Save a Resort or Save a Public Beach?
Posted August 10, 1996 7:00 a.m. EDT
WILMINGTON — At times, Mother Nature has a voracious appetite. On the northern tip of Wrightsville Beach, she has gobbled up so much beach front that Shell Island Resort could be her next big bite.
The ritzy, $22 million resort, comprising condos and a 9-story hotel, will be claimed by the Atlantic's waves unless it is fortified by a permanent seawall or other barrier, a move now banned by state policy. If an exception to policy is granted for Shell Island Resort, re-directing the waves to other coastal points could harm or destroy the public access portions of Wrightsville Beach. Waves are never stopped; they are diverted.
Technically, Shell Island's beach is public, but there are few parking spaces nearby, effectively making it a beach at the disposal of Shell Island's hotel guests and condo owners. The public enjoys the sand at waves at Wrightsville Beach proper, several miles south of the Shell Island development.
The N.C. Coastal Resources Commission last month rejected in a 6-5 vote, a proposal to build a massive sandbag wall to protect Shell Island. In 1985, the commission had adopted a policy that said since the state's coastline belongs to everyone, development should be a reasonable distance from the water's edge. They banned beach-hardening structures such as sea walls and massive sandbags, allowing only natural barriers such as dunes.
Shortly after that policy was enacted, Shell Island Resort was erected. Some 170 condos were sold for over $100,000 each. At that time, the resort was half a mile from Mason's Inlet. But, with 400 feet of coastline disappearing yearly, the resort and the inlet now face each other across only 240 feet of sand. The resort will be no match for the ocean's forces.
David McNaught, a coastal commissioner, says it was foolish to build the resort. It was erected at a known "hazard inlet area," where the shifting sands are unpredictable.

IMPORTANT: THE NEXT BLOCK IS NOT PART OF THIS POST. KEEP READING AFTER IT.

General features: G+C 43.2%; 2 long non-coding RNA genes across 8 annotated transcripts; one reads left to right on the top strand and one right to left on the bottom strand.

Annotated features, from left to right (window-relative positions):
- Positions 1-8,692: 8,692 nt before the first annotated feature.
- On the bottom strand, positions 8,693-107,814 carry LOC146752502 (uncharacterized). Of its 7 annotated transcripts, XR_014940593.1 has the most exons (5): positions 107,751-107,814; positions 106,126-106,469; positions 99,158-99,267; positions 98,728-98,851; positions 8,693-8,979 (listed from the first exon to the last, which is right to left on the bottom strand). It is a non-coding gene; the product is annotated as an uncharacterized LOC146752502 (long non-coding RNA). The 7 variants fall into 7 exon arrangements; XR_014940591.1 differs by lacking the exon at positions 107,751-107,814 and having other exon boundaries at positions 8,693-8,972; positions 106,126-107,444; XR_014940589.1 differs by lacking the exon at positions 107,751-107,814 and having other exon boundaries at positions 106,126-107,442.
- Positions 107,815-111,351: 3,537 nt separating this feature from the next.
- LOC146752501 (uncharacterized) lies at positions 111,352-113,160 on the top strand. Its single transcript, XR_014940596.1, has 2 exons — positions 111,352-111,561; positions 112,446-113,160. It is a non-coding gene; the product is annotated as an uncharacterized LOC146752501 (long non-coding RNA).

Commissioner Roger Crowe, who voted earlier in favor of allowing the wall, said, "You can't let a $22 million structure just fall in the ocean. It's not unreasonable for them to ask just to be allowed to save their property."
Crowe said variances have been granted for Fort Fisher and Bald Head Island.
The Shell Island Resort owners plan to submit yet another proposal for a temporary wall to protect their property. It will most likely come up for a vote in September, when about half the 11-member commission will be new appointees. Gov. Jim Hunt will be making those appointments, and they are sure to be watched by environmentalists and developers alike.
"We're trying," McNaught said, "to protect the beaches for the citizens who maybe don't have a quarter-million or half-million dollars to buy a home on the water. The question is, how sincere are people about protecting this policy?"
Dale Tucker and his friends enjoy Shell Island beach, and remember it in the days before the resort was built. Now they hope it falls into the ocean.
"Man, if there's a rock in the water they want to build off it," he said. "These beaches are supposed to be of the people. They're not supposed to be for somebody to buy.